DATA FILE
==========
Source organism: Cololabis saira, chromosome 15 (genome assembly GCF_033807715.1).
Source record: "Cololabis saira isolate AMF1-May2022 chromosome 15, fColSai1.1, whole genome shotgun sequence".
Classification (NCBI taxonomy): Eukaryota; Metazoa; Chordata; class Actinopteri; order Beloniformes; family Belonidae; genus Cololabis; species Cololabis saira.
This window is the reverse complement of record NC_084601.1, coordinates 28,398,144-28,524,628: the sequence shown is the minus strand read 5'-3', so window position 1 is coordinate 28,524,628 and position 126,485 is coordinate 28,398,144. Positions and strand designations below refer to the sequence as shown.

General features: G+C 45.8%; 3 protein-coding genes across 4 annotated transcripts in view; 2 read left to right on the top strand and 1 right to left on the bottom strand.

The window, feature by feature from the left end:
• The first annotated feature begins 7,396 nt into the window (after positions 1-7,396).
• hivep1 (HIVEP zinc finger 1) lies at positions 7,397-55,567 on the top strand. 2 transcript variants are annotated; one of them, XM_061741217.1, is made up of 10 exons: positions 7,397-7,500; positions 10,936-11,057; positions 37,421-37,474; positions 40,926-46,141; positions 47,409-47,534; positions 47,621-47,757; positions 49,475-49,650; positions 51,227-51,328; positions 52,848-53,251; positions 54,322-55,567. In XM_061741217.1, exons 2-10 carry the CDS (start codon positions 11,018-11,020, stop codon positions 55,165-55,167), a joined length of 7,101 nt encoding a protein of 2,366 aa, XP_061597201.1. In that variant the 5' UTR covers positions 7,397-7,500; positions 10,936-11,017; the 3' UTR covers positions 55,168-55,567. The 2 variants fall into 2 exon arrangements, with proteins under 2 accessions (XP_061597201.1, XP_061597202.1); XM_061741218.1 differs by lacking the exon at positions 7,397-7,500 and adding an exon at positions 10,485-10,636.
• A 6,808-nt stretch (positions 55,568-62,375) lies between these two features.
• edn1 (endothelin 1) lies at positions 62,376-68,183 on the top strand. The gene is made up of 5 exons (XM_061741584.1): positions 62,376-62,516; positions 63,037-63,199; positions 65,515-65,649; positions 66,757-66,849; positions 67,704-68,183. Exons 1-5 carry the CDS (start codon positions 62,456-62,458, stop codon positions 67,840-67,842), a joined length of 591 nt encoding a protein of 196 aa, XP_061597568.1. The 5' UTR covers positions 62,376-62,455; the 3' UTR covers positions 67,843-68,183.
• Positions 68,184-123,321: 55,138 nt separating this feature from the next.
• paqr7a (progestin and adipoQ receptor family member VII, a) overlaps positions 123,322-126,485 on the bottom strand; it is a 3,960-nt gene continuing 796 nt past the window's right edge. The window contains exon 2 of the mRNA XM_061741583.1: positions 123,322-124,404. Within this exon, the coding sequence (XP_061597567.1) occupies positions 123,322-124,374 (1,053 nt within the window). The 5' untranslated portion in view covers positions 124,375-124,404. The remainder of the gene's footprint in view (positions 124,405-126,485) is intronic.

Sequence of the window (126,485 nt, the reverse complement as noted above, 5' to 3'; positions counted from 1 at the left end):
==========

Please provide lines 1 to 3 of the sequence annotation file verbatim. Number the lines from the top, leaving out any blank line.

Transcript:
Source organism: Cololabis saira, chromosome 15 (genome assembly GCF_033807715.1).
Source record: "Cololabis saira isolate AMF1-May2022 chromosome 15, fColSai1.1, whole genome shotgun sequence".
Classification (NCBI taxonomy): Eukaryota; Metazoa; Chordata; class Actinopteri; order Beloniformes; family Belonidae; genus Cololabis; species Cololabis saira.